The New Agreement from the Kyoto Earth Summit

KYOTO, Japan (Dec. 10) - Following are the main elements of the newly approved Kyoto Protocol to the 1992 Climate Change Treaty, approved after 11 days of arduous negotiations.

>> Reductions: Thirty-eight industrialized nations are required to reduce their ''greenhouse'' gas emissions from 1990 levels between 2008 and 2012. The European Union would reduce them by 8 percent, the United States by 7 percent and Japan by 6 percent.

>> Some would face smaller reductions, and a few would not face any now. As a group, the nations would cut back on the emissions of such gases by just more than 5 percent.

>> Gases Involved: Emissions of six gases would be affected: carbon dioxide, methane, nitrous oxide, and three halocarbons used as substitutes for ozone-damaging chlorofluorocarbons.

>> Offshore' Reductions: Countries that do not meet their own emission targets can strike deals with nations that do better than required, to buy the excess ''quota.'' This may encourage reductions to be made where most cost-effective.

>> Enforcement: A later meeting of the treaty parties will decide on ''appropriate and effective'' ways to deal with non-compliance.

>> Third World: Developing countries, including major greenhouse gas emitters such as China and India, are asked to set voluntary reduction targets

>> Next Step: The accord approved by the Kyoto conference takes effect once it is ratified by 55 nations, representing 55 percent of 1990 carbon dioxide emissions. It is binding on individual countries only after their governments' complete ratification.

Kyoto Treaty Just a Drop in the Global Warming Ocean

By Jim Poole (Rueters)

KYOTO, Japan (Dec. 11) - World weather experts praised the political will that secured a deal to limit greenhouse gas emissions here but say it will do little to douse warming of the planet over the next century.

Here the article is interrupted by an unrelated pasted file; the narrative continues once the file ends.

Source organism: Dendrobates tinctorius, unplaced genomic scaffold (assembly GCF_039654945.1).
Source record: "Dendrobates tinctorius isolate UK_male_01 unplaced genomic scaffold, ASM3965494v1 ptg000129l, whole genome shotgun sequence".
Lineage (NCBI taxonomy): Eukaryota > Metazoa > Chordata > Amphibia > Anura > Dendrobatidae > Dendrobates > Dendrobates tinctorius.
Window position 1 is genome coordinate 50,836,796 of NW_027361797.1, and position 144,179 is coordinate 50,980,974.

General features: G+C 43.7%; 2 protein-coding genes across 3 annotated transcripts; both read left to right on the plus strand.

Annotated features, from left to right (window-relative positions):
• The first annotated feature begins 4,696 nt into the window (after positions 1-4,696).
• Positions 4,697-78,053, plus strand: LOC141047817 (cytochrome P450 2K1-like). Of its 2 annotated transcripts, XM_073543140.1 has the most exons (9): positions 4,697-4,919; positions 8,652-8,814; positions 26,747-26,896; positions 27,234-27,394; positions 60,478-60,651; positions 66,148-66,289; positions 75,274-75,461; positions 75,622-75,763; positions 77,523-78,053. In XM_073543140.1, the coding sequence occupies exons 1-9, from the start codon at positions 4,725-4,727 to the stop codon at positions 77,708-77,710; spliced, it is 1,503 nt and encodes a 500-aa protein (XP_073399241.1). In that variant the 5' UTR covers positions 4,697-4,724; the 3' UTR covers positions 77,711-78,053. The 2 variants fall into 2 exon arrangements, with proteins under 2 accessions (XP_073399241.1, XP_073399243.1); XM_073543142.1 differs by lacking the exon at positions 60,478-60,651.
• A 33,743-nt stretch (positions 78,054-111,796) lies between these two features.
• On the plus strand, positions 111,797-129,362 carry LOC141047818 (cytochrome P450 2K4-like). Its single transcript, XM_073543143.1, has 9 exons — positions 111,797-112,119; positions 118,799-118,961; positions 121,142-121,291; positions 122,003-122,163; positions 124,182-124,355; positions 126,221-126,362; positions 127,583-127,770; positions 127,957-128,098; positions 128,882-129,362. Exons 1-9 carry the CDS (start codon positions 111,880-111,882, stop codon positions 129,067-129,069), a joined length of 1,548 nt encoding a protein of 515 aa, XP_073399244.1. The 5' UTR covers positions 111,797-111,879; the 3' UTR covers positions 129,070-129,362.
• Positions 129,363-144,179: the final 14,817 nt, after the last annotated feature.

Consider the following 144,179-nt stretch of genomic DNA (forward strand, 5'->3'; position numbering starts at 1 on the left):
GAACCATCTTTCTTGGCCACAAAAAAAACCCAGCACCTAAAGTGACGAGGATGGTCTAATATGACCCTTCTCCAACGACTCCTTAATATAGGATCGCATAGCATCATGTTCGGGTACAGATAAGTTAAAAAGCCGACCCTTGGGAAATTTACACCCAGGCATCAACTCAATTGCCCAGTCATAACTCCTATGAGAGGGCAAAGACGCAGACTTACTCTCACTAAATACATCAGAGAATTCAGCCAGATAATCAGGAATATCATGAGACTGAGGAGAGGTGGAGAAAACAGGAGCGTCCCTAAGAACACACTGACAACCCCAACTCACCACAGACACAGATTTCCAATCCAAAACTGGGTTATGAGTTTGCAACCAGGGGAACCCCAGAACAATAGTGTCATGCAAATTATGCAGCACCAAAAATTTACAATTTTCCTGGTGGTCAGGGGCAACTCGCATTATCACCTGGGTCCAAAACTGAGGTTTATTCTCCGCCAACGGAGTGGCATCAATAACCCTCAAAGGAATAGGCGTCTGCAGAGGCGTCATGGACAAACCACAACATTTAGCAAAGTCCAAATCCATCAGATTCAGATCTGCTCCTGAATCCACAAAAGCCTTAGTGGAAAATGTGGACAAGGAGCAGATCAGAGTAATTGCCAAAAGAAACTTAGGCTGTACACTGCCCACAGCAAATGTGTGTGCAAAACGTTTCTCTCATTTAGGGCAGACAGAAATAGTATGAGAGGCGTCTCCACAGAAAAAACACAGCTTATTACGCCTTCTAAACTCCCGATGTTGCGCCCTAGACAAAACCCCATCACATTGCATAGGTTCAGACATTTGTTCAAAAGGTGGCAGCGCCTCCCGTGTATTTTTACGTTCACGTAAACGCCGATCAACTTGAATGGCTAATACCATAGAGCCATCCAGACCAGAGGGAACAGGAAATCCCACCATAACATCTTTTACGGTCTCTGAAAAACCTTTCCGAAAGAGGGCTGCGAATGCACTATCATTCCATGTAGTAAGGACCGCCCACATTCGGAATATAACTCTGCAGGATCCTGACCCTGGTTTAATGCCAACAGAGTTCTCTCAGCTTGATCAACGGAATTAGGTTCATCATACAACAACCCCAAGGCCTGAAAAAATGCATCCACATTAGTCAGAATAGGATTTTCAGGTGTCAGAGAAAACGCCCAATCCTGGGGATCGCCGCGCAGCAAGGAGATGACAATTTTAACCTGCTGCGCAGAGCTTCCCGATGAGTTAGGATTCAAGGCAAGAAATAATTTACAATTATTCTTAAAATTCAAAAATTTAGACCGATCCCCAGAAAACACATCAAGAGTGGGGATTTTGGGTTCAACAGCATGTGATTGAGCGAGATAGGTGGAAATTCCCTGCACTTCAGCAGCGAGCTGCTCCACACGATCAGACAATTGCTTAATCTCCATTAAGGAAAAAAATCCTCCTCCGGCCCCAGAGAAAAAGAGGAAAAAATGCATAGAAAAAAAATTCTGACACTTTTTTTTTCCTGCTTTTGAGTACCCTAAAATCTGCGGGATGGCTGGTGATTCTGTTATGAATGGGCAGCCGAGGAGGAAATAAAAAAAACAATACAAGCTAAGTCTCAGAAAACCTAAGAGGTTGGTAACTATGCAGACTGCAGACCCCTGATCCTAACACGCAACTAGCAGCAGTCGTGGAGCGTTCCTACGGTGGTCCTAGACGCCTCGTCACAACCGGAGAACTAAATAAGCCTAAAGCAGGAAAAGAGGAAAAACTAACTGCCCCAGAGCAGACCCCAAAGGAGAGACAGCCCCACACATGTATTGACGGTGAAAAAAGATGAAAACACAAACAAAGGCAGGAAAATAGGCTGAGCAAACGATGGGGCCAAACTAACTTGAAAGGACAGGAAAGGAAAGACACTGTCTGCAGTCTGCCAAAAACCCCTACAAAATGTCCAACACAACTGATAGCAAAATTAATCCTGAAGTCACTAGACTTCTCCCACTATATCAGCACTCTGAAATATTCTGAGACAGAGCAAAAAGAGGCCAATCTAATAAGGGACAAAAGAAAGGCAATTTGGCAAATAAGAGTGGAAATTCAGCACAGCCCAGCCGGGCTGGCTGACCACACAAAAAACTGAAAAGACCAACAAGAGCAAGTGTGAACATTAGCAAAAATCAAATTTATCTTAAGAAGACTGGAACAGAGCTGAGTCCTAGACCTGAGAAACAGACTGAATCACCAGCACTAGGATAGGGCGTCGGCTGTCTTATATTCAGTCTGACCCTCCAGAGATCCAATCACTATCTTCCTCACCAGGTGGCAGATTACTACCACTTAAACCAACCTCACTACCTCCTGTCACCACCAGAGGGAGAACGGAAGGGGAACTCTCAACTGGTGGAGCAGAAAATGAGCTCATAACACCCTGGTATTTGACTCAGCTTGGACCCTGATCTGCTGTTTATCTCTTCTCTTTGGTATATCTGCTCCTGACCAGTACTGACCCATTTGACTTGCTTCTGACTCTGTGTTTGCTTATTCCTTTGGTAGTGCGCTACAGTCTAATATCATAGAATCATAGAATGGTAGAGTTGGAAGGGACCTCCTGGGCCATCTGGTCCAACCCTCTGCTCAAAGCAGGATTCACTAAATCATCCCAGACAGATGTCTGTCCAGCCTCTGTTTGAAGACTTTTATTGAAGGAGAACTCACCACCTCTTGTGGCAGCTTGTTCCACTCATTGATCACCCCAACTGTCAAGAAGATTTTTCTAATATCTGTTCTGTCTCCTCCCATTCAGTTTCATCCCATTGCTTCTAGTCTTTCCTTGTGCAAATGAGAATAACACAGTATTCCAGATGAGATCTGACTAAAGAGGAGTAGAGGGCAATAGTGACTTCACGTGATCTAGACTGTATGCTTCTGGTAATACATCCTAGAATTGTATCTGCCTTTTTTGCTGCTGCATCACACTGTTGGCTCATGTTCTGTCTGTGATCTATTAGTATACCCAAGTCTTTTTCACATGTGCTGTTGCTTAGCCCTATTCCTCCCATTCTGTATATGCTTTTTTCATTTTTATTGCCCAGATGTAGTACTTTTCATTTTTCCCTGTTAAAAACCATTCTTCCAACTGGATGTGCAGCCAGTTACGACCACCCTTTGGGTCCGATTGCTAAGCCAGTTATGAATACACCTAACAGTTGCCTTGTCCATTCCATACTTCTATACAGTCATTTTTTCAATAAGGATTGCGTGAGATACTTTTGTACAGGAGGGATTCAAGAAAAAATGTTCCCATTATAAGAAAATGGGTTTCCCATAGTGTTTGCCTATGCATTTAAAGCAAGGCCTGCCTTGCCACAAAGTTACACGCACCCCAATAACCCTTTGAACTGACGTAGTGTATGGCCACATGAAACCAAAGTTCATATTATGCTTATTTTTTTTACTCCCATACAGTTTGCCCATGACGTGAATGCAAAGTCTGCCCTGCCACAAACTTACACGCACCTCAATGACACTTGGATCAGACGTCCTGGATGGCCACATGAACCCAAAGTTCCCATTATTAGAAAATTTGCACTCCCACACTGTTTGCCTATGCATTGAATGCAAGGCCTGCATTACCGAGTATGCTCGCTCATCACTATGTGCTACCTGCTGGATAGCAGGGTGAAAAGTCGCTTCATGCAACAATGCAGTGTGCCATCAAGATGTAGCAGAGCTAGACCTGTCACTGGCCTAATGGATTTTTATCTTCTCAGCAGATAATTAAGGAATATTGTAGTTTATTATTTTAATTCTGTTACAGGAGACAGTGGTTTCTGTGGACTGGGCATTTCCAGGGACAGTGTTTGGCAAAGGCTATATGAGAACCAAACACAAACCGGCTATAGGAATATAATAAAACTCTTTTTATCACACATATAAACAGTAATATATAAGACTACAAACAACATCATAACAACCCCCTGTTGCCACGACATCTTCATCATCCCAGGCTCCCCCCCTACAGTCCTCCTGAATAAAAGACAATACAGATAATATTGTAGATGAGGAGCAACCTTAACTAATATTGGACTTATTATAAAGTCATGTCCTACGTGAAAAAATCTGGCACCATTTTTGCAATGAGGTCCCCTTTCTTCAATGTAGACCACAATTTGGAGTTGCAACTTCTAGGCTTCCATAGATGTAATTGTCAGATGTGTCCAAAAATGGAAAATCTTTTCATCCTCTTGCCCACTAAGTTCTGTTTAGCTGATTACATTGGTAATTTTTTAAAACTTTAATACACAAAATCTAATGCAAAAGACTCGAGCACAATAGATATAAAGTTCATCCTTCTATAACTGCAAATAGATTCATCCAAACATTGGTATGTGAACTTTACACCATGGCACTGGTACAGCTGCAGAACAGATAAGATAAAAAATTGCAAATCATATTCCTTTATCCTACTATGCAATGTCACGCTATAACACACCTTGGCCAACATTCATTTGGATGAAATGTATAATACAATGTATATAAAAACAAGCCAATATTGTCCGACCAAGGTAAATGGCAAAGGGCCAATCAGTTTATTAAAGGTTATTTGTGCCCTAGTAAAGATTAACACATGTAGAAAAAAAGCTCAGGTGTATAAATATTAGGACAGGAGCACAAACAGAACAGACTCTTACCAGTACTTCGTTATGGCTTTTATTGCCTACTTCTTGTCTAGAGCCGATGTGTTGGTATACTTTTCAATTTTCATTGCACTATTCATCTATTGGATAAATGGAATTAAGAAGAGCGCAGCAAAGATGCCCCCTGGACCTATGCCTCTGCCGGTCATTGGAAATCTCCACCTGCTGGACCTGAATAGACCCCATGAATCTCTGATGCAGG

Top United Nations climate change expert Robert Watson said it was ''the first step in a long journey to stabilize greenhouse gas emissions but it will take centuries or millennia to reverse the changes wrought by human activity.''

The cuts compare with a U.N. estimate that an immediate reduction of 60 percent in greenhouse gas emissions is needed to stabilize atmospheric gases at current levels.

Scientists have forecast global temperatures warming by up to four degrees centigrade over the next century, melting polar ice caps, raising sea levels, flooding low lying islands and threatening thousands of species with extinction.

Weather experts say this year is set to be the warmest ever and the five warmest years on record have been this decade.

''It's too little. It will mitigate warming a bit but the change will be small in relation to the size of the warming we expect,'' said British meteorologist Catherine Senior.

Greenhouse gases, which include water vapor, carbon dioxide, ozone, methane, nitrous oxide and chlorofluorocarbons, are essential for life as we know it - keeping the planet about 30 degrees centigrade warmer than it otherwise would be.

But emissions are rising because of the burning of fossil fuels such as coal, oil and natural gas, triggering climate warming at an unprecedented speed, scientists say.

Some beneficial changes may result from widening temperate zones expanding areas where food crops can be grown in Europe and Canada, but most of the impact will be harmful.

Scientists say warming will increase tropical diseases such as malaria and dengue fever, damage forests and coral reefs, reduce crop yields in the tropics and sub-tropics, displace tens of millions of people and stress fresh water resources.

Poor nations are much more vulnerable than rich ones but the effects could sharply slow world economic growth

Although food security is unlikely to be threatened at a global level, some regions will experience food shortages and hunger.

Some scientists say the climate warming may increase the frequency and intensity of freak weather events such as El Nino, a warming of the Pacific that brings drought to Southeast Asia and severe storms and floods to the west coast of the Americas.

World political leaders were virtually at one this week in acknowledging the human role in warming up the global climate.

U.S. Vice President Al Gore painted a graphic picture of what could be in store: ''More record floods and droughts, diseases and pests spreading to new areas, crop failures and famines, melting glaciers and rising seas.''

But industry leaders, fearful of the impact on business, were still keen to play down any link.

Clement Malin, chief delegate of the International Chamber of Commerce, which groups 7,500 organizations in 130 countries, conceded the world has warmed over the last 150 years.

''But there are large areas of uncertainty over whether it can be attributed to man's activities,'' he said.